The top 5 mistakes people make on their resumes.

In this post, learn about five mistakes many people make on their resume and how to avoid them yourself to boost your chances of landing an interview. 

The top 5 mistakes people make on their resumes.

If you’re continually getting rejection letters from companies after applying for jobs, or worse – you’re getting no response whatsoever, your resume may need an upgrade. A weak resume is one of the main reasons a worthy candidate can get overlooked. 

1. Poor formatting and readability.

Some job vacancies, especially those advertised by the UK’s top companies, can attract hundreds of applicants. Recruiters have the difficult task of going through all applications and creating a shortlist of the most promising candidates, ready for the interview stage. 

If your resume is hard to read due to its formatting, and – perish the thought – any spelling or grammar mistakes, it could end up on the rejection pile after a mere cursory glance.

To give your resume a good chance of being read, make sure it’s formatted clearly with zero errors. Break your resume down into sections, use subheadings and bullets, and keep the copy concise; no more than two pages.

2. Not writing it with a target employer in mind.

Many people use a one-size-fits-all approach when writing their resume, laying out their skills, work experience and qualifications in a generic fashion. They then use this same resume time and time again when applying for jobs. Can you relate?

The trouble is, a resume like this may not be good enough to help you stand out from the crowd. A better approach is to research your target employer(s) and find out what kind of crucial qualities they’re looking for. If you can phrase your skills and expertise on your resume in a way that matches those qualities, you’re effectively creating a checkbox of sorts that a recruiter can ‘tick off’ as they read it.

3. Not including impact.

It’s all well and good, mentioning your fantastic achievements from past job roles. But can you back up your claims with definitive results?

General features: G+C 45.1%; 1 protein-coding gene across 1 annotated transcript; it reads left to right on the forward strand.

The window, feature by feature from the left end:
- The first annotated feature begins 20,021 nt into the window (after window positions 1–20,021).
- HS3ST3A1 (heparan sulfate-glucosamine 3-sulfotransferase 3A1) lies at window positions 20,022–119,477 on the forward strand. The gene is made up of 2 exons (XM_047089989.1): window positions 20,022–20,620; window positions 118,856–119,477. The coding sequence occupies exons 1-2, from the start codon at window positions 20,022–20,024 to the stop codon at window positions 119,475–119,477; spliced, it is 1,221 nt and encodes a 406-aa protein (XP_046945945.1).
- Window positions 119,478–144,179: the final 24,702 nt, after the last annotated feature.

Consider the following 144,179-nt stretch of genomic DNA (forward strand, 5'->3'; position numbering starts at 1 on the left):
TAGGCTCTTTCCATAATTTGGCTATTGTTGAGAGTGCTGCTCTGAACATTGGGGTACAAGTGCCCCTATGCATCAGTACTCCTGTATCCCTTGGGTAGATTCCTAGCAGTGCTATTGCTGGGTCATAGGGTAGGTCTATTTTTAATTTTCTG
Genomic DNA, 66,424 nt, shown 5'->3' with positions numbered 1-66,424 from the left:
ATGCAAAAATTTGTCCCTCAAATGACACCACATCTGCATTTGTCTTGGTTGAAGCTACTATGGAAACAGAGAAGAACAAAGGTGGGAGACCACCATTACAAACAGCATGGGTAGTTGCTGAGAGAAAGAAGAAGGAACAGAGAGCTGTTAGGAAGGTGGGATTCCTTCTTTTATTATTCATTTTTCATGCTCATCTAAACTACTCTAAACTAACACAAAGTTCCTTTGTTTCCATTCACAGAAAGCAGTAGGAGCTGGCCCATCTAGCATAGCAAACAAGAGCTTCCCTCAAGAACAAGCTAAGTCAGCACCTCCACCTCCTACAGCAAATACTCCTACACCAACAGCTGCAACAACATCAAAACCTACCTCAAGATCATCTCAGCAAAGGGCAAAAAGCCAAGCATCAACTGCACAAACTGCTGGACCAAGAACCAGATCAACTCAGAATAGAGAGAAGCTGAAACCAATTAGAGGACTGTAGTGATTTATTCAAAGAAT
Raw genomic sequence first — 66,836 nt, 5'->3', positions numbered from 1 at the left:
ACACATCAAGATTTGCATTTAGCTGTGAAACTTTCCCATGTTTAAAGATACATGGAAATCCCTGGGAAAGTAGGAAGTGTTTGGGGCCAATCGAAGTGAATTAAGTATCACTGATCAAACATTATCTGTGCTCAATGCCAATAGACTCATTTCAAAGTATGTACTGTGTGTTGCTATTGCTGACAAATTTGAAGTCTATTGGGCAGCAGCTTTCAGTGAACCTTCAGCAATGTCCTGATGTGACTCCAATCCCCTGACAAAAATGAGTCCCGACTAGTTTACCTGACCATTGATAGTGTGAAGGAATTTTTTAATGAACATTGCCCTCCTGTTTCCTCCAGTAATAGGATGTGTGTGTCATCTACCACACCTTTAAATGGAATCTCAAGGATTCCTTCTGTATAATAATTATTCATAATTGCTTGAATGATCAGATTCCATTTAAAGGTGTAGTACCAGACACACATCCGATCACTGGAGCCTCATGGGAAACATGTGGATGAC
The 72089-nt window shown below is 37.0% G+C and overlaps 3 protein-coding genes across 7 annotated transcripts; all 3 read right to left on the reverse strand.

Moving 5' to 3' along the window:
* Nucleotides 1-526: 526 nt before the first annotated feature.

Instead of including something like this:

My marketing campaigns generated an influx of leads for the company.

It would be better to be more specific and use quantitative results, like this:

In 2019, my marketing campaigns resulted in a 65% increase in lead generation for the company and also boosted sales revenue by 35%.

4. Using too many clichés.

You’re a team player, a skilled communicator and a hard worker. You always go above and beyond and take great pride in any project you take on. These are essential qualities to include on your resume, but using these sorts of cliché phrases just isn’t original or interesting to a recruiter.

The best way to get these qualities across is through evidence. Use examples that demonstrate how you made a significant contribution within a team. Explain how you went the extra mile for your last employer and include the results of your efforts.

5. Not optimising the top section of the resume.

The top quarter of your resume is what a recruiter sees first. If that section doesn’t grab attention, a busy recruiter may not bother to read the rest. 

So, use this space wisely and include a compelling professional profile, a core skills section and a brief career summary. Include minimal contact details only, to save on space. Use persuasive language, but remember to keep your copy punchy – less waffle, more facts.

Put more effort into your resume, and you’ll reap the rewards.

Chunky blocks of text and spelling mistakes, a one-size-fits-all template, too many clichés and a lack of evidence are all mistakes you’ll want to avoid when updating your resume. 

Don’t forget to properly utilise that all-important top section that recruiters will see as soon as they open your resume. If it doesn’t hook the recruiter instantly, they may not scroll down to read more about you.

A strong resume is half the battle where recruitment is concerned. Get your resume right, and you’ll increase your chances of call-backs, interviews, and most importantly, that lucrative job offer you’ve been waiting for.

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